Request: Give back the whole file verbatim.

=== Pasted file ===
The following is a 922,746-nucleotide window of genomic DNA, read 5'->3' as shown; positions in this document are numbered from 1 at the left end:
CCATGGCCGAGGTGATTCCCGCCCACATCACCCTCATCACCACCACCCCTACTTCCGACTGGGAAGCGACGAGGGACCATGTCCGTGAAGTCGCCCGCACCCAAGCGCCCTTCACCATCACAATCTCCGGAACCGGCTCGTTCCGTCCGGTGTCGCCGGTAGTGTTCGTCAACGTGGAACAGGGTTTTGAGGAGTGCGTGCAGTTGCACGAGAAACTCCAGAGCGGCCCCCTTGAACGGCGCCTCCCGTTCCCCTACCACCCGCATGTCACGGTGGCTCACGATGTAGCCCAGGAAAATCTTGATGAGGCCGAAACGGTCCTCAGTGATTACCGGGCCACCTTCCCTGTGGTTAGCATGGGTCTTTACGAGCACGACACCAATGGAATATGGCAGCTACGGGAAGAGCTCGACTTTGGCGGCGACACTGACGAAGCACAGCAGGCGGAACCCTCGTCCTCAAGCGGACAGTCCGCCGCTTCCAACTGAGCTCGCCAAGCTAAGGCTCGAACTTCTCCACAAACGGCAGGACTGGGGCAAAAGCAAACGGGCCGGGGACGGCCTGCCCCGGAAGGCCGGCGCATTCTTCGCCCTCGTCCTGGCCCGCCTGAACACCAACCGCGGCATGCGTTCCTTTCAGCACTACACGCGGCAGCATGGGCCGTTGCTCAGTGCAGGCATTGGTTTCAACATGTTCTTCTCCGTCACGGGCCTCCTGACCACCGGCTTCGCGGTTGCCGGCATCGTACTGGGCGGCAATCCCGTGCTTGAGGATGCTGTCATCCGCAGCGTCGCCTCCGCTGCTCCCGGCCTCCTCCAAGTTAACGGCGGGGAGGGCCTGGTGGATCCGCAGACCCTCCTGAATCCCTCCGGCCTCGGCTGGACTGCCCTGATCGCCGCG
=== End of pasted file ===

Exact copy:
The following is a 922,746-nucleotide window of genomic DNA, read 5'->3' as shown; positions in this document are numbered from 1 at the left end:
CCATGGCCGAGGTGATTCCCGCCCACATCACCCTCATCACCACCACCCCTACTTCCGACTGGGAAGCGACGAGGGACCATGTCCGTGAAGTCGCCCGCACCCAAGCGCCCTTCACCATCACAATCTCCGGAACCGGCTCGTTCCGTCCGGTGTCGCCGGTAGTGTTCGTCAACGTGGAACAGGGTTTTGAGGAGTGCGTGCAGTTGCACGAGAAACTCCAGAGCGGCCCCCTTGAACGGCGCCTCCCGTTCCCCTACCACCCGCATGTCACGGTGGCTCACGATGTAGCCCAGGAAAATCTTGATGAGGCCGAAACGGTCCTCAGTGATTACCGGGCCACCTTCCCTGTGGTTAGCATGGGTCTTTACGAGCACGACACCAATGGAATATGGCAGCTACGGGAAGAGCTCGACTTTGGCGGCGACACTGACGAAGCACAGCAGGCGGAACCCTCGTCCTCAAGCGGACAGTCCGCCGCTTCCAACTGAGCTCGCCAAGCTAAGGCTCGAACTTCTCCACAAACGGCAGGACTGGGGCAAAAGCAAACGGGCCGGGGACGGCCTGCCCCGGAAGGCCGGCGCATTCTTCGCCCTCGTCCTGGCCCGCCTGAACACCAACCGCGGCATGCGTTCCTTTCAGCACTACACGCGGCAGCATGGGCCGTTGCTCAGTGCAGGCATTGGTTTCAACATGTTCTTCTCCGTCACGGGCCTCCTGACCACCGGCTTCGCGGTTGCCGGCATCGTACTGGGCGGCAATCCCGTGCTTGAGGATGCTGTCATCCGCAGCGTCGCCTCCGCTGCTCCCGGCCTCCTCCAAGTTAACGGCGGGGAGGGCCTGGTGGATCCGCAGACCCTCCTGAATCCCTCCGGCCTCGGCTGGACTGCCCTGATCGCCGCG